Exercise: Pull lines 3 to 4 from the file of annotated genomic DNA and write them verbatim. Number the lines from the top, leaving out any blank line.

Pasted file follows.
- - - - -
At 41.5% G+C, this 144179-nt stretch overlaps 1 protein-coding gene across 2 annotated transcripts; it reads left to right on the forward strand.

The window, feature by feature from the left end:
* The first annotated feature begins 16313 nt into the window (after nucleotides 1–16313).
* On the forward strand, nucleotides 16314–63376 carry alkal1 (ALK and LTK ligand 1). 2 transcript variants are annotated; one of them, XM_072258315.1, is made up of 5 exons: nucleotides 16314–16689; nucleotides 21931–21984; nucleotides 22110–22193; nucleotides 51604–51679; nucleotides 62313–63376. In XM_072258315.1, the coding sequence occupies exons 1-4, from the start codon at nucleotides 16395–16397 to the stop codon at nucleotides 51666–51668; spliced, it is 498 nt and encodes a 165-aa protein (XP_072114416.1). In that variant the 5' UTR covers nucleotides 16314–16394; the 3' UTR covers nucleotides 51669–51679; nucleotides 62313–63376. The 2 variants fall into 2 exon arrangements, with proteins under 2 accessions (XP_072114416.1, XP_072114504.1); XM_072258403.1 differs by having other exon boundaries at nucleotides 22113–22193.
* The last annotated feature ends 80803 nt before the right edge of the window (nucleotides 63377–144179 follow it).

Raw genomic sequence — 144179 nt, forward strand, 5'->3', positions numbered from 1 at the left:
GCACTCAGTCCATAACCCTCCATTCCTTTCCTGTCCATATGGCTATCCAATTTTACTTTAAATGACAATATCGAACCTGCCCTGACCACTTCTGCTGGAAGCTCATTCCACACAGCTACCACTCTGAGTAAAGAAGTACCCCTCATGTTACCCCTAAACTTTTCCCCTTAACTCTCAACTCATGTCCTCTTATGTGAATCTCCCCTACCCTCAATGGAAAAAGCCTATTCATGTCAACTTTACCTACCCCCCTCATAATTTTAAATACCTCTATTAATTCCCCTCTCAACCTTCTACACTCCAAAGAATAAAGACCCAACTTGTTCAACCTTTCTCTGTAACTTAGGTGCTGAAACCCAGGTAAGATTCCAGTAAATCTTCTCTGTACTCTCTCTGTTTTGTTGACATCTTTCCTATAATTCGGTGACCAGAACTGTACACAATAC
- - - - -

* The first annotated feature begins 16313 nt into the window (after nucleotides 1–16313).
* On the forward strand, nucleotides 16314–63376 carry alkal1 (ALK and LTK ligand 1). 2 transcript variants are annotated; one of them, XM_072258315.1, is made up of 5 exons: nucleotides 16314–16689; nucleotides 21931–21984; nucleotides 22110–22193; nucleotides 51604–51679; nucleotides 62313–63376. In XM_072258315.1, the coding sequence occupies exons 1-4, from the start codon at nucleotides 16395–16397 to the stop codon at nucleotides 51666–51668; spliced, it is 498 nt and encodes a 165-aa protein (XP_072114416.1). In that variant the 5' UTR covers nucleotides 16314–16394; the 3' UTR covers nucleotides 51669–51679; nucleotides 62313–63376. The 2 variants fall into 2 exon arrangements, with proteins under 2 accessions (XP_072114416.1, XP_072114504.1); XM_072258403.1 differs by having other exon boundaries at nucleotides 22113–22193.